-It has negative effects on weight management efforts. Sleeping too little (or at irregular times) upsets the balance of hormones associated with appetite control, energy metabolism, and glucose processing. Research reviews suggest it is one of the primary lifestyle factors associated with risk for obesity.

-It can even directly decrease cognitive abilities. Going 18–20 hours without sleep has the same negative impact on cognitive performance as a blood alcohol level of 0.1 (0.08 is considered legally drunk in the United States). I’m sure I am not the only parent who has dragged themselves into an 8 am business meeting after a sleepless night, only to have no clue what went on later in the day.

If you were looking to understand the mechanisms as to why study after study has come to the conclusion that parenting tends to promote declines in physical health and permanently alters our criteria for determining quality of life, here is exhibit A (B, C, and D).

The latest research does suggest that children sleep better in their own rooms and that responding to their pleas by sleeping with them results in worse sleep for both parent and child. But when it comes to parenting, it is nearly impossible to generalize the research. Every child and situation is different. So what do we do? Initially my wife was a bit perturbed that I seemed to Rip Van Winkle through the early morning rebel yells, but it was waking me up too, my male intuition just kept telling me that giving into his pleas was not the right angle of attack. So, my suggestion…nothing. Am I right? I hope, but I really have no clue, and although the Mrs. has been a trooper and is doing her best to follow my lead, my boy has some resolve and is beginning to master the art of the childproof doorknob as well. Our next alternative is having him crash with his sister, who could sleep through a nuclear holocaust, but just as I am about to enter my rapid eye movement stage of sleep, I have mental images of him falling head-first off the top bunk.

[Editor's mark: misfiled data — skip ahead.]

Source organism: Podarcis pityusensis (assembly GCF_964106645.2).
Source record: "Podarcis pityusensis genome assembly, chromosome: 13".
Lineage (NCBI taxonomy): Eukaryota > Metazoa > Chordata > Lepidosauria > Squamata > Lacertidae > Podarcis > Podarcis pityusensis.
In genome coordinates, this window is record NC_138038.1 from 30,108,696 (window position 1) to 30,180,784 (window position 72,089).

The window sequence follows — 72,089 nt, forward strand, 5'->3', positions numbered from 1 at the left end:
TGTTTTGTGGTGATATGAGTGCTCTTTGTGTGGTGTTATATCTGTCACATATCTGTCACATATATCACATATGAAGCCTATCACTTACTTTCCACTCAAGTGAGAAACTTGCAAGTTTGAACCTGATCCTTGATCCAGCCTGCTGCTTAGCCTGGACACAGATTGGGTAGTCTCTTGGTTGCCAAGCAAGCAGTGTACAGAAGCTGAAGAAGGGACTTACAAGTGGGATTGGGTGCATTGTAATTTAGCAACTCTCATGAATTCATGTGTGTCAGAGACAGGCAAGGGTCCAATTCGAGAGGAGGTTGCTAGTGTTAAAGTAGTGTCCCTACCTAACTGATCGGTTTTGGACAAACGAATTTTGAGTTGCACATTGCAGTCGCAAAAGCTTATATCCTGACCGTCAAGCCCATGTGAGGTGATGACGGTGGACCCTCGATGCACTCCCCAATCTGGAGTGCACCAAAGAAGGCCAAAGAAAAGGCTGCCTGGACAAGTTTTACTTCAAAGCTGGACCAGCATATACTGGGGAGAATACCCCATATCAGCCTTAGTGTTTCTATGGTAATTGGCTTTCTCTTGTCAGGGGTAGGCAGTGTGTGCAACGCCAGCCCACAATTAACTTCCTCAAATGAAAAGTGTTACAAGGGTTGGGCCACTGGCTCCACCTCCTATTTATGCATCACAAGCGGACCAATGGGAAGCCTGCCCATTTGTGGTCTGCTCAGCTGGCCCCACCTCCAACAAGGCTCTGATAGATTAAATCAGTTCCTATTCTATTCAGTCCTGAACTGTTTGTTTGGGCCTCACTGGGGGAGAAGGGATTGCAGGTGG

For the health of us all, I only have two words of advice: be consistent. Whatever you decide is the best course of action, stick to it. Children thrive on consistency. They need rules and structure, and for those rules to remain consistent. In the world of behavioral psychology and child development, this is referred to as variable reinforcement. If you decide that opening the door and allowing your own toddler to sleep with you, or wherever he wanders in the wee hours of the morning, accept the consequences (and that they may be different each night) and remain steadfast in your own response. And it goes without saying (but I’ll say it anyway): model the behavior you want to see. Stick to your own bedtime routine to reinforce the concept that sleep is important, and don’t let the kid see you sweat.

I am anxiously awaiting the day when my son comes to me with advice for how to get his own child to stop the early morning Steven Tyler impersonations and count sheep. If sleep deprivation doesn’t get me before then, we’ll have the audio recording waiting. Until then, I am open to suggestions regarding my latest parenting quandary that science cannot solve.